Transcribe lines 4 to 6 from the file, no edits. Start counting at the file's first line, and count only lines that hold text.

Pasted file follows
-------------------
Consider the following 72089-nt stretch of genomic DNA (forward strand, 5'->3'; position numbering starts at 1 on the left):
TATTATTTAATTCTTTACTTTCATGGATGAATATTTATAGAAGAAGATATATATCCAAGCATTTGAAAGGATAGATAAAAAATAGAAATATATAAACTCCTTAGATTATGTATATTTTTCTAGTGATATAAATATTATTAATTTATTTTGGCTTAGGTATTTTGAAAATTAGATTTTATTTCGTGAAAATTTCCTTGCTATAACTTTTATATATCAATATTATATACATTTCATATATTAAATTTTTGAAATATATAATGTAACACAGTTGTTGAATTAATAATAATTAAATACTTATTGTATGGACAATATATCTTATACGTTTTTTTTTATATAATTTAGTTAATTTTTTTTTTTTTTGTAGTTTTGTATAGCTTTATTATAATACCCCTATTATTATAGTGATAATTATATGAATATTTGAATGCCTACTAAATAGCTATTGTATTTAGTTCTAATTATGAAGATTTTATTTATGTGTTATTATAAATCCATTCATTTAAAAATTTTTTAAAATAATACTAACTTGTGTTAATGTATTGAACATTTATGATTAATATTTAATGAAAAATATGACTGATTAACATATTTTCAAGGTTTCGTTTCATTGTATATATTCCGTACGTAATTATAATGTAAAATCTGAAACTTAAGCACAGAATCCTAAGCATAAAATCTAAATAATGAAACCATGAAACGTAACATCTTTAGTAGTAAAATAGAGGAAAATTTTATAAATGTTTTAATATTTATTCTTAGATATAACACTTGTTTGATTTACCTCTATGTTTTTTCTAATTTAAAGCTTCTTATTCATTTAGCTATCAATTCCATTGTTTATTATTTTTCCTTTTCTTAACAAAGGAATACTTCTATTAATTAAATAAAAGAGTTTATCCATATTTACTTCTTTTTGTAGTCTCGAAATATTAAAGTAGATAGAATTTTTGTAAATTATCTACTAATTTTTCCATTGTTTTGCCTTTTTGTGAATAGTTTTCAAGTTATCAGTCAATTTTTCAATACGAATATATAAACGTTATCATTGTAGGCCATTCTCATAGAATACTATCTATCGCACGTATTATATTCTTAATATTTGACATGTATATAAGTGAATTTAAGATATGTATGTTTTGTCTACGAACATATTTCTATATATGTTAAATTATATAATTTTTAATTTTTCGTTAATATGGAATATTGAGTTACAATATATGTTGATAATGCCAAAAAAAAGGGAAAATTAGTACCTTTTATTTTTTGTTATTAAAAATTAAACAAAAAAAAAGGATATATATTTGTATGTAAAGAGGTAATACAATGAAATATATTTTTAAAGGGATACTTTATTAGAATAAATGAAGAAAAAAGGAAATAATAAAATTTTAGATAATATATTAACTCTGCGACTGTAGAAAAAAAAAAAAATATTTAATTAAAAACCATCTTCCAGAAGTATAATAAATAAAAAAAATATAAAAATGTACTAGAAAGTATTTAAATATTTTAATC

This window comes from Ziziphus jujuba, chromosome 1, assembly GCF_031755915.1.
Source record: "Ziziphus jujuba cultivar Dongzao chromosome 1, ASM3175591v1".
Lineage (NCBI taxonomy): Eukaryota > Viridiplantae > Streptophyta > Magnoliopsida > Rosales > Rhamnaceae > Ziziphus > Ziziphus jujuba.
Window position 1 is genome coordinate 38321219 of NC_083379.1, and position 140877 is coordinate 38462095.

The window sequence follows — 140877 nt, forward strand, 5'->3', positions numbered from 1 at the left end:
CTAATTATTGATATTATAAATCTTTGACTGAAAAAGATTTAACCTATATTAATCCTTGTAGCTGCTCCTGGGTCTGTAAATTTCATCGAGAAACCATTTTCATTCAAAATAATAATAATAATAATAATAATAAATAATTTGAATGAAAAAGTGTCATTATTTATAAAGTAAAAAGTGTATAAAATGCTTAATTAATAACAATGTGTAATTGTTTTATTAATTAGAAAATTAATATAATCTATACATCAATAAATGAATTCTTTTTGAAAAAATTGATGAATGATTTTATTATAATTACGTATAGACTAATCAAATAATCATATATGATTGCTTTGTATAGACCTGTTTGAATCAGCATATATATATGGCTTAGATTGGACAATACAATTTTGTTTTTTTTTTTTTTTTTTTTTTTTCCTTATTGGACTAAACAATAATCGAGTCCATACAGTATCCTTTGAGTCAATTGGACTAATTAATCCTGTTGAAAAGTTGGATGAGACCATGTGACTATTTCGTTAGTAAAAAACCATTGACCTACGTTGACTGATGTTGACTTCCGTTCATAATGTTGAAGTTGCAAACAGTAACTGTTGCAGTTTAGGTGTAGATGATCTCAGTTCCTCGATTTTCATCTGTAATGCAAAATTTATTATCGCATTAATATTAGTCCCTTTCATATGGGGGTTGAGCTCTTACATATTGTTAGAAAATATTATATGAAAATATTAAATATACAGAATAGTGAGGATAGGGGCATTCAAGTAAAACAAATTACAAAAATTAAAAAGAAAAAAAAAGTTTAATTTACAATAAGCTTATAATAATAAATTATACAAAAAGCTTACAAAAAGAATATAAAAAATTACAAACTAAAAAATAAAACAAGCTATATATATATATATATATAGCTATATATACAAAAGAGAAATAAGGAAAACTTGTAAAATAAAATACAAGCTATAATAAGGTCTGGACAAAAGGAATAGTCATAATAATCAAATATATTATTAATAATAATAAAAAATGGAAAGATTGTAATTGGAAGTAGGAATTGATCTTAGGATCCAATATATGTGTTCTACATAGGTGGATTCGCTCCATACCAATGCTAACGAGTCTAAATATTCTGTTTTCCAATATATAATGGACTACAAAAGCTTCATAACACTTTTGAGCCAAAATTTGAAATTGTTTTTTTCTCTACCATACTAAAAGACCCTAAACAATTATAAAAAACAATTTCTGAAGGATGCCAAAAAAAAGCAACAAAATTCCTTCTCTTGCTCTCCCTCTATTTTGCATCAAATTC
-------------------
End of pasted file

Source record: "Ziziphus jujuba cultivar Dongzao chromosome 1, ASM3175591v1".
Lineage (NCBI taxonomy): Eukaryota > Viridiplantae > Streptophyta > Magnoliopsida > Rosales > Rhamnaceae > Ziziphus > Ziziphus jujuba.
Window position 1 is genome coordinate 38321219 of NC_083379.1, and position 140877 is coordinate 38462095.